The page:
23

We are testing for exceptions in our unit tests

@Test(expected=IOException.class)
     public void test() {
     // run some code that throws IOException.
}

The test is passing but as a part of the maven build that runs the test, the stacktrace comes in the console output. Is there anyway in which this stacktrace can be ignored in the tests.

  • I've got the same problem. We have unit tests that for the sake of code coverage attempt to induce exceptions from our code. In general I like that our code coverage is high, but all the stack traces in the output is very distracting. Having a built-in feature in junit would be quite nice, especially if you could control the behavior from the annotation. +1 – Mark Kegel Sep 18 '12 at 22:36
  • stackoverflow.com/questions/156503/… - Use the ExpectedException Junit rule. – JeeBee Mar 16 '15 at 15:27
  • This irritates me too. – Sridhar Sarnobat Nov 4 '16 at 20:05
4
0

There isn't a nice way to do this, and it's not worth it anyway. I assume that the printed stacktrace is coming from the called code, and not from your test code:

public class ExpectedExceptionTest {
  @Test(expected = IOException.class)
  public void test() throws Exception {
    foobar();
  }

  public void foobar() throws IOException {
    try {
      throw new IOException();
    } catch (IOException e) {
      e.printStackTrace(System.err);
      throw e;
    }
  }
}

Here, the stacktrace which appears in the maven build log is coming from the error handling of the method that you're trying to test. You don't want to change this error handling. If the test fails, then you want to know what's happened.

If you change it, then it also complicates the code under test unnecessarily. Apart from this specific test, you always want the stacktrace to appear.

So, can we set System.err to be null, as was suggested elsewhere? No. If you call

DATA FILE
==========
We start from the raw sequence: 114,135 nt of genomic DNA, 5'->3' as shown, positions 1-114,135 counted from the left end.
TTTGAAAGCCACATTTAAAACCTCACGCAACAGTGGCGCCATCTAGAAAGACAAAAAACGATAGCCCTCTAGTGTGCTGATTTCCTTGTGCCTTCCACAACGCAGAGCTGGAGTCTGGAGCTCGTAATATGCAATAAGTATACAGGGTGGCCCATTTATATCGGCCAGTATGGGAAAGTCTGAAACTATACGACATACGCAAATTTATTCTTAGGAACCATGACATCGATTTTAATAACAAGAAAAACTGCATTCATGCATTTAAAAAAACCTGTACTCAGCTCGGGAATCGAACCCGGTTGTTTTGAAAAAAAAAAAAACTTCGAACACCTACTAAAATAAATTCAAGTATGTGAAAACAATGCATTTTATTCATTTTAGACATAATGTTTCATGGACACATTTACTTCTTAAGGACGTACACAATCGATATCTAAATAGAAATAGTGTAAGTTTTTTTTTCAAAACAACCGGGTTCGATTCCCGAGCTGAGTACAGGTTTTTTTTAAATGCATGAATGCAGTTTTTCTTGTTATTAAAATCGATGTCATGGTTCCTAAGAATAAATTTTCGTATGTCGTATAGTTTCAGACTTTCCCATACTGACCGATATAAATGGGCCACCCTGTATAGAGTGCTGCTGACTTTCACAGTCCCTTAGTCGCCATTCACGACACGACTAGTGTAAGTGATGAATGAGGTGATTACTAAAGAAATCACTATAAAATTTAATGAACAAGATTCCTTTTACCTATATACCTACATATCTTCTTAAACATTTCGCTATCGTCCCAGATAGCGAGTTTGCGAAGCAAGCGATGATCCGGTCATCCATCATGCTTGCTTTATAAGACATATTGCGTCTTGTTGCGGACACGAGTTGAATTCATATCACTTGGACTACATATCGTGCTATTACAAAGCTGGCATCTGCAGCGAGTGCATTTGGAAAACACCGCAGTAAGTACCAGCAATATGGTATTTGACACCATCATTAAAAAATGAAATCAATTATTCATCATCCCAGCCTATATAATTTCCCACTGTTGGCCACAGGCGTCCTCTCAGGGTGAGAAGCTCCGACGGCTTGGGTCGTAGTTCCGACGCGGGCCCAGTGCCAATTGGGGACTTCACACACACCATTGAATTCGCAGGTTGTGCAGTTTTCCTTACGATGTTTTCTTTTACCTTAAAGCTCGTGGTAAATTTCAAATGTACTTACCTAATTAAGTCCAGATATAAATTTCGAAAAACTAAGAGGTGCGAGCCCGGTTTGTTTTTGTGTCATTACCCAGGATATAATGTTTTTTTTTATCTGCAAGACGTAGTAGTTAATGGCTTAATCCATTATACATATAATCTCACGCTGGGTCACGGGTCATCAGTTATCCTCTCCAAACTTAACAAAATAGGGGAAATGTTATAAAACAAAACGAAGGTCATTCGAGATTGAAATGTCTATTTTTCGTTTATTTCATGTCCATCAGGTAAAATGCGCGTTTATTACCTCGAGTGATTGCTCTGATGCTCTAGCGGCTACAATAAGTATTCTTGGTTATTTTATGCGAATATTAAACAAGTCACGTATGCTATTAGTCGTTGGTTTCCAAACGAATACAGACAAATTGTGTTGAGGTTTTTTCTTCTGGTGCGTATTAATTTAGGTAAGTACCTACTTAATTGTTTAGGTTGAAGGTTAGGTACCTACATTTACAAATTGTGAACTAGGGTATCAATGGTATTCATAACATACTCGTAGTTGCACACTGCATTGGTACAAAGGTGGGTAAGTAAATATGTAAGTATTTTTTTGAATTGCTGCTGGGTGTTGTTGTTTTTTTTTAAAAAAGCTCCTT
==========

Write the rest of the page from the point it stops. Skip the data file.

System.setErr(null);

Then this will result in a NullPointerException (with the above error handling).

If you use log4j or similar for your logging, then you can have a @Rule which temporarily sets the logging level to INFO so that the exception doesn't appear in your logs. Again, the debug won't appear when you need it most, if the test fails.

I get these exception stacktraces all of the time in my project build output(s). I just accept it and congratulate myself that I'm testing error conditions correctly :-)

| improve this answer | |
  • Not the best ideology, in my project, many developers have that same mindset but it results that some exception logs were in reality exceptions that shouldn't be generated, but as they thought those logs were "normal" they never cared to review them. – htafoya Feb 10 at 19:42
19
0
<plugin>
    <artifactId>maven-surefire-plugin</artifactId>
    <version>2.7.1</version>
    <configuration>
        <redirectTestOutputToFile>true</redirectTestOutputToFile>
    </configuration>
</plugin>

Place the above code into your pom.xml's plugins section. redirectTestOutputToFile will remove the stacktrace from the console output. Obviously, replace the version of surfire with the version you are using.